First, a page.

It is the largest suspension bushing in the rear so you can say it could contribute significantly to the rear [mis]alignment if it gets soft or breaks. It's also one of the easier ones to change.
      2008 XC90 3.2 AWD - 143k miles, Premium, Versatility 7 passenger, Climate, Convenience, retrofit Morimoto D2S HID bi-xenon, iPd swaybars & poly bushing inserts, Powerflex poly control arm bushings, Bilstein Touring Fr struts, Bridgestone Dueler H/L Alenza Plus 255/55R18, Fr Infinity tweeters & speakers, hardwired cheap $17 Amazon Bluetooth to center console aux & pwr, CQuartz UK 3.0 ceramic coated, no oil consumption using Mobil 1 0W-40 even w/ my lead foot

      About the XC90 3.2 - The good, the bad, and the ugly
      Strut Recommendations based on your specific XC90
      Upgrade front end rebuild with OEM, aftermarket, and original parts
      The better transmission JWS 3309/T-IV fluid for your 5 or 6 speed
      Why it's better to use synthetic oil instead of conventional

    18. #16
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      Just removed the rear wheel and inspect my 2005 XC90 2.5T with 120K miles...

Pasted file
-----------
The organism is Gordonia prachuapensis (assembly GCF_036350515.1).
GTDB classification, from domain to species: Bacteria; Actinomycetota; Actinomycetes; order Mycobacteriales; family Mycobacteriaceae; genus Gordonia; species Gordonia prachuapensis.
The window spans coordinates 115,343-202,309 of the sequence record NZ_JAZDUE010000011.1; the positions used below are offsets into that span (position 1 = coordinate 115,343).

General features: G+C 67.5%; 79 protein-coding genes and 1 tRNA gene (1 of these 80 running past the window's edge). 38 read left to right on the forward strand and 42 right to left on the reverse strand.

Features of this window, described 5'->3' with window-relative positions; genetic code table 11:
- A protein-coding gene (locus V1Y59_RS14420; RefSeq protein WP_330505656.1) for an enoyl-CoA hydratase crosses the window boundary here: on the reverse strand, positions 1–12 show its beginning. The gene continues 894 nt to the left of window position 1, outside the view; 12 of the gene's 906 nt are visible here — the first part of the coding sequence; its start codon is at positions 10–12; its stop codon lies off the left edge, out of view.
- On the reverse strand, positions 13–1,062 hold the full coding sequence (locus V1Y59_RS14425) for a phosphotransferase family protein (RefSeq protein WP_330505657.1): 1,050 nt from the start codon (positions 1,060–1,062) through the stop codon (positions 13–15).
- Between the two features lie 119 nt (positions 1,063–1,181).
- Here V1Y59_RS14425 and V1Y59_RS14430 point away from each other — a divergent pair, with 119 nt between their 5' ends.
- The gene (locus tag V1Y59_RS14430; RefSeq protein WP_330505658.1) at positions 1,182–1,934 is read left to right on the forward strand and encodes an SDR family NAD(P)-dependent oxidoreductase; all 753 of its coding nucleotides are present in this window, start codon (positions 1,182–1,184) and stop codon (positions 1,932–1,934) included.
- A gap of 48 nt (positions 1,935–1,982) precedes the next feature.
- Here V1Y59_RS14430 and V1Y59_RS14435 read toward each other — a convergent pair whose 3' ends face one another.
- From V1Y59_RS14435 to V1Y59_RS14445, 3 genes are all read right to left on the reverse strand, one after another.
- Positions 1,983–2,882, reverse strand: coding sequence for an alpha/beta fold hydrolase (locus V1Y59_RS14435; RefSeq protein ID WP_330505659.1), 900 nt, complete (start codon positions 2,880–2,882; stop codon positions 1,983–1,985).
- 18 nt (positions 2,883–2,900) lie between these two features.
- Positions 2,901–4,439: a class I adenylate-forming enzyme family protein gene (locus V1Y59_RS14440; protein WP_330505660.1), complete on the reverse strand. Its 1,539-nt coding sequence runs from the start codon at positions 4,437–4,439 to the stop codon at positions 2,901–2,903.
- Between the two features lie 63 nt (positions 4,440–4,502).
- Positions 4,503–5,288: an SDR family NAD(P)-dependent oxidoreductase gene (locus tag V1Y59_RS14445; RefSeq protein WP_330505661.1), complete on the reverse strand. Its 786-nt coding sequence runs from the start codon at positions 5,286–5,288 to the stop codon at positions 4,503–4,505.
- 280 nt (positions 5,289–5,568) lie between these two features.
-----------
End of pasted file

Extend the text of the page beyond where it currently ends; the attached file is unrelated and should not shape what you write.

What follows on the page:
- The trailing arm bushing, being hollow in design, after thousands of cycles
      of push and pull (acceleration, braking), it is gone.

      - All other bushings, being solid rubber in design, are still good.

      - The new trailing arm bushing: Lemforder $11;. Volvo $16. Your choice.
      I bought Lemforder.

      - For control arm bushings, some car mfg's use hollow for comfort (also less risk of shimmy).
      But hollow bushings have limited lifespan.
      Solid bushings last longer, like a hockey puck, which is solid rubber...

    19. #17
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      I used to do exactly like the O.P. posted, buying plumbing adapters, grind them to fit etc. etc.
      It is a lot of work to modify plumbing parts to make it work.
      It is NOT worth it as we have an alternative now...